Today, I found myself lost in reflective thought in a rather unusual place. I was on an old, largely disused, overgrown dirt track nestled with a distinct rightward skew between two rather large hills or small mountains, depending on your view of the world. Tall guinea grasses spilled over both edges of the narrow road. The world seemed impossibly green in the early afternoon sunlight, which the leaves reflected in mesmerizing golden glints as the cool tropical breeze blew them to and fro. As I watched their hypnotic dance, my mind slowly drifted back to yesterday’s post on stumbling blocks and the thing that had been silently gnawing on my subconscious surfaced. It wasn’t an “aha!” moment. The green waves were too serene for so jolting a reaction. It was more like the dawn, or a slow tide drawing away the water to reveal something that had always been lurking just beneath the surface.
“Why is discouragement not a stumbling block?” my subconscious urged.
“Why doesn’t discouragement matter?”
As the tide receded, I recalled a piece of wisdom gifted to mankind by King Solomon:
I returned, and saw under the sun, that the race is not to the swift, nor the battle to the strong, neither yet bread to the wise, nor yet riches to men of understanding, nor yet favour to men of skill; but time and chance happeneth to them all.
Discouragement doesn’t matter because you don’t actually matter, well, not as much as you think you do anyway. Discouragement and stumbling blocks work by attempting to prevent you from attempting a particular course of action. This is predicated on the assumption that you and your skill, intellect, brawn or other personal attributes are inherently central to the outcome of your endeavours. Is this really so?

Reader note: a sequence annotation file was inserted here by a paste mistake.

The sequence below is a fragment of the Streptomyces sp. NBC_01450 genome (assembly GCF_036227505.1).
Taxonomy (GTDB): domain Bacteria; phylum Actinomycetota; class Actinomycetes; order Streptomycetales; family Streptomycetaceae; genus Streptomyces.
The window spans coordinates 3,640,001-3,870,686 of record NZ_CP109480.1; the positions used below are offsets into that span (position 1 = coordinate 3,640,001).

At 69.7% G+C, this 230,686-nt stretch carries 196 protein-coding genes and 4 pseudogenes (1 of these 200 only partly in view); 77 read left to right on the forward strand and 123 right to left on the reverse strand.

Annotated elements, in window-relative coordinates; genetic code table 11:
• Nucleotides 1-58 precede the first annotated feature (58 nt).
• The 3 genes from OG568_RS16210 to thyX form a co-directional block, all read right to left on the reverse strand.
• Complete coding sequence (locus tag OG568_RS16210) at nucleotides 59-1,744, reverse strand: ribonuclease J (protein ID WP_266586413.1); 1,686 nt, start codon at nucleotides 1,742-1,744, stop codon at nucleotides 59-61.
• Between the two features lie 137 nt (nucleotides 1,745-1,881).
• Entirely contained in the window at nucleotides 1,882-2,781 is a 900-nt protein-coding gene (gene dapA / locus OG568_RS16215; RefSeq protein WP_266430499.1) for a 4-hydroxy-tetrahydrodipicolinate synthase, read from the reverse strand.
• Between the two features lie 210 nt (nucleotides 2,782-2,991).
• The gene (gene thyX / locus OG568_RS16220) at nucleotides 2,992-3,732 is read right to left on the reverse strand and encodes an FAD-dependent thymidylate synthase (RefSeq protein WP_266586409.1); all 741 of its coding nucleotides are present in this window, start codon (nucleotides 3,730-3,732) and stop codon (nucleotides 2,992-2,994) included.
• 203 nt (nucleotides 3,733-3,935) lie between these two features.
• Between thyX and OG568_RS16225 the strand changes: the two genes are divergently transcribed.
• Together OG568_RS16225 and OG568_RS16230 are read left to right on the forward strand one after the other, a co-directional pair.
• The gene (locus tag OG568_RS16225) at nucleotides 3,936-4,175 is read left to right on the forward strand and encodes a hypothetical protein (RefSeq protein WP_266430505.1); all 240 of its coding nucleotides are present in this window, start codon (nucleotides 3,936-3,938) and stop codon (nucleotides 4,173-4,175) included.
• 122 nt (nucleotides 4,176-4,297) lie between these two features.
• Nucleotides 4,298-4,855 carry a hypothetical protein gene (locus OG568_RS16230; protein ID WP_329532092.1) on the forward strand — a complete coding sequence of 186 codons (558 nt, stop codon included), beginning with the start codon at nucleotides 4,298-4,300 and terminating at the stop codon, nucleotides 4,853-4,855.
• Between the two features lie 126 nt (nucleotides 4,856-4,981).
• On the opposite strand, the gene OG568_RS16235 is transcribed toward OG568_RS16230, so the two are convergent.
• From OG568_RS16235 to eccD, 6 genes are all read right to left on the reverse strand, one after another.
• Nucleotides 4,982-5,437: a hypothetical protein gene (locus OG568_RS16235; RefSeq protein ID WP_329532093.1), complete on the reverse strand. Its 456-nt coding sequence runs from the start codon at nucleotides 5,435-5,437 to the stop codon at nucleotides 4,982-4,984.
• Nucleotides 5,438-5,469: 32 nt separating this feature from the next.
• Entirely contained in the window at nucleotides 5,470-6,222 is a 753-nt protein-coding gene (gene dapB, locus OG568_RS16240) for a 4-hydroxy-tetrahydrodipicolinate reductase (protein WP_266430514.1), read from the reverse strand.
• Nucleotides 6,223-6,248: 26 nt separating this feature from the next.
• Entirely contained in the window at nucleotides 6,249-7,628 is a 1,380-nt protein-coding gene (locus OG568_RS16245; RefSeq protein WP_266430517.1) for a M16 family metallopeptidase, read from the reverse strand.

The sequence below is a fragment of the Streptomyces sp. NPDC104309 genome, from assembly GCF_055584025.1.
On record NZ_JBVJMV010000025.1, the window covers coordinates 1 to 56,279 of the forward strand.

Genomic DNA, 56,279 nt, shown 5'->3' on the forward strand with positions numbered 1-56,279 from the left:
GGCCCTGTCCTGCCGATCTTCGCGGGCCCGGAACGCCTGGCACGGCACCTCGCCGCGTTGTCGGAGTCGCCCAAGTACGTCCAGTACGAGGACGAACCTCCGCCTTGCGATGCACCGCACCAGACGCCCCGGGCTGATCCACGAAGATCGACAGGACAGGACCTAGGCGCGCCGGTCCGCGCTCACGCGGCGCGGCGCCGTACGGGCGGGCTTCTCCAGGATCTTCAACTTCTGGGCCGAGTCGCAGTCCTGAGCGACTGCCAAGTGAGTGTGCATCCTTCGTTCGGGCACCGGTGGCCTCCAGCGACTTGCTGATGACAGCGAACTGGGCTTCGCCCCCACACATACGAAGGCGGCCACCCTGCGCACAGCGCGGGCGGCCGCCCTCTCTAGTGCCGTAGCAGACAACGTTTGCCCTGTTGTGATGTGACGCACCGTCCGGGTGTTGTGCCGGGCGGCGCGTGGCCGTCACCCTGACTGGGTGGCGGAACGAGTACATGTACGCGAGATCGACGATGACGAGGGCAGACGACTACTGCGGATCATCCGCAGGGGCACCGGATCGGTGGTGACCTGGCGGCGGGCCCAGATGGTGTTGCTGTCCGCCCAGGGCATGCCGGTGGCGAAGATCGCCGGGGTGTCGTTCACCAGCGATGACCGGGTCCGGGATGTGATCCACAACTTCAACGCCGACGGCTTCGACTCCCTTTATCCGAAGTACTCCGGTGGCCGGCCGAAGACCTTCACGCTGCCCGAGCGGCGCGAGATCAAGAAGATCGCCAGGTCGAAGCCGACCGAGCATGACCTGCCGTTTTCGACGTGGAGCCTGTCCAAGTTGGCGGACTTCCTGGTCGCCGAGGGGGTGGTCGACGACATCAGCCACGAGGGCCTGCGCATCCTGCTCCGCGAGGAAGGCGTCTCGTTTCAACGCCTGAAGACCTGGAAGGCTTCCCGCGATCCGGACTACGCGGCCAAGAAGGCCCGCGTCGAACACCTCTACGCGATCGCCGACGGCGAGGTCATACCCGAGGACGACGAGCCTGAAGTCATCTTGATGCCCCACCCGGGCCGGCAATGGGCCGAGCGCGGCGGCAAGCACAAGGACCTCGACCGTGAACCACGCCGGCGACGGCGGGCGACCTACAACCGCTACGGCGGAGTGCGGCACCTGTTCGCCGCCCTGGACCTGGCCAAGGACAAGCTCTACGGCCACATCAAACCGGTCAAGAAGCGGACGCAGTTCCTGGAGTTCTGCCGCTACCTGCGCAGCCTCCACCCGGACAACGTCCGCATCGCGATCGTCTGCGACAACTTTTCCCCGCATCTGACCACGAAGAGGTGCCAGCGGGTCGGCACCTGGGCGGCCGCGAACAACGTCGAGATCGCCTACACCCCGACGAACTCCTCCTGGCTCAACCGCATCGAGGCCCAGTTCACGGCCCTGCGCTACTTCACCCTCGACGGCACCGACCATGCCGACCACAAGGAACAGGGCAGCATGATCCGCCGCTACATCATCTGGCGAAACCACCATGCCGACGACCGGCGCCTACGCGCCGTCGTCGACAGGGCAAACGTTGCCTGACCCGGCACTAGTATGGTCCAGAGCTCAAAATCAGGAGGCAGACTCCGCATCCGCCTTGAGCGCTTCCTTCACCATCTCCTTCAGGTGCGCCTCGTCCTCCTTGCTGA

I sat down one day and opened up Paint in Windows. Not some fancy version, just the regular default Windows Paint application. I used my trackpad, not even a mouse, and drew a series of imprecise lines in the shape of a dog. Then I went wild with the colours and patterns. I called the resulting masterpiece, “Patchwork Doggy.” Patchwork Doggy apparently appealed to a few people worldwide and someone even liked it enough to purchase a print for their interior decor. Meanwhile, a quick search for “fine art” will turn up lots of people with great talent and expensive degrees, high-end apps and gadgets complaining that their work hasn’t sold. How do you account for this in a world where good advice tells you that your work is not “good enough” for prime time? How do you stay encouraged when critics tell you “you’re not quite ready” or “your work isn’t commercial enough” or whatever else the self-proclaimed guardians of the gates tell people?
Psalm 1 tells us plainly why discouragement and people’s opinions, however “expert,” don’t matter.
“Blessed is the man that walketh not in the counsel of the ungodly…”
“and whatsoever he doeth shall prosper.”
That’s right. Keep away from ungodly counsel, delight yourself in the Lord and WHATSOEVER you do in His will shall prosper. Do your part and you have an iron-clad guarantee.
The next time you run, or fall, into discouragement, get on your knees and ask God for guidance. If you’re working within His will for your life, you’re going to succeed. If you’re out of His will, time and chance will work for or against you.
As for the discouragers,
They are of those that rebel against the light; they know not the ways thereof, nor abide in the paths thereof.
The murderer rising with the light killeth the poor and needy, and in the night is as a thief.